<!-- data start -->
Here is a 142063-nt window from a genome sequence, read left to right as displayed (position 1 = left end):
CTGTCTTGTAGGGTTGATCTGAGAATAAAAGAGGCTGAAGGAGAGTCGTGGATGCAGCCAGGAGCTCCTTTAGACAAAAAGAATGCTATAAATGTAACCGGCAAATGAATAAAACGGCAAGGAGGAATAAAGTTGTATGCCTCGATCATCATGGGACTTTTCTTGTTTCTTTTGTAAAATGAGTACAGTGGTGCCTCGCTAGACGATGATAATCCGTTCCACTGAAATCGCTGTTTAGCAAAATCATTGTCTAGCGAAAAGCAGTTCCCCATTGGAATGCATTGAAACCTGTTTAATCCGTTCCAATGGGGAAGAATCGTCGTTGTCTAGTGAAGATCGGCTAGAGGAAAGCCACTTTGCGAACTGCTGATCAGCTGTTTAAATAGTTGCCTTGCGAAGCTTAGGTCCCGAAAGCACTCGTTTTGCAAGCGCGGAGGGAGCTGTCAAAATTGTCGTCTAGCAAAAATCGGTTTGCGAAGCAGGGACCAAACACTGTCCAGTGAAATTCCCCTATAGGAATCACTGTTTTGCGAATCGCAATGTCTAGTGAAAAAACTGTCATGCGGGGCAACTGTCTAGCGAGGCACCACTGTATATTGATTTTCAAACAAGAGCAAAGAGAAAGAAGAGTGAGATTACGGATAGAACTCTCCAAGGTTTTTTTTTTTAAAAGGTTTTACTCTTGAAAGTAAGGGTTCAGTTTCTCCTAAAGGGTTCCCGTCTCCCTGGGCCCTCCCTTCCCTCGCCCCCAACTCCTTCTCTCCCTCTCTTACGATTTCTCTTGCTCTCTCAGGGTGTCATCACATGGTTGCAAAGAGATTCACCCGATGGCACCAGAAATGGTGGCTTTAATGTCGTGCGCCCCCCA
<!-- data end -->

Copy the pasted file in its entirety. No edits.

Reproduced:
Here is a 142063-nt window from a genome sequence, read left to right as displayed (position 1 = left end):
CTGTCTTGTAGGGTTGATCTGAGAATAAAAGAGGCTGAAGGAGAGTCGTGGATGCAGCCAGGAGCTCCTTTAGACAAAAAGAATGCTATAAATGTAACCGGCAAATGAATAAAACGGCAAGGAGGAATAAAGTTGTATGCCTCGATCATCATGGGACTTTTCTTGTTTCTTTTGTAAAATGAGTACAGTGGTGCCTCGCTAGACGATGATAATCCGTTCCACTGAAATCGCTGTTTAGCAAAATCATTGTCTAGCGAAAAGCAGTTCCCCATTGGAATGCATTGAAACCTGTTTAATCCGTTCCAATGGGGAAGAATCGTCGTTGTCTAGTGAAGATCGGCTAGAGGAAAGCCACTTTGCGAACTGCTGATCAGCTGTTTAAATAGTTGCCTTGCGAAGCTTAGGTCCCGAAAGCACTCGTTTTGCAAGCGCGGAGGGAGCTGTCAAAATTGTCGTCTAGCAAAAATCGGTTTGCGAAGCAGGGACCAAACACTGTCCAGTGAAATTCCCCTATAGGAATCACTGTTTTGCGAATCGCAATGTCTAGTGAAAAAACTGTCATGCGGGGCAACTGTCTAGCGAGGCACCACTGTATATTGATTTTCAAACAAGAGCAAAGAGAAAGAAGAGTGAGATTACGGATAGAACTCTCCAAGGTTTTTTTTTTTAAAAGGTTTTACTCTTGAAAGTAAGGGTTCAGTTTCTCCTAAAGGGTTCCCGTCTCCCTGGGCCCTCCCTTCCCTCGCCCCCAACTCCTTCTCTCCCTCTCTTACGATTTCTCTTGCTCTCTCAGGGTGTCATCACATGGTTGCAAAGAGATTCACCCGATGGCACCAGAAATGGTGGCTTTAATGTCGTGCGCCCCCCA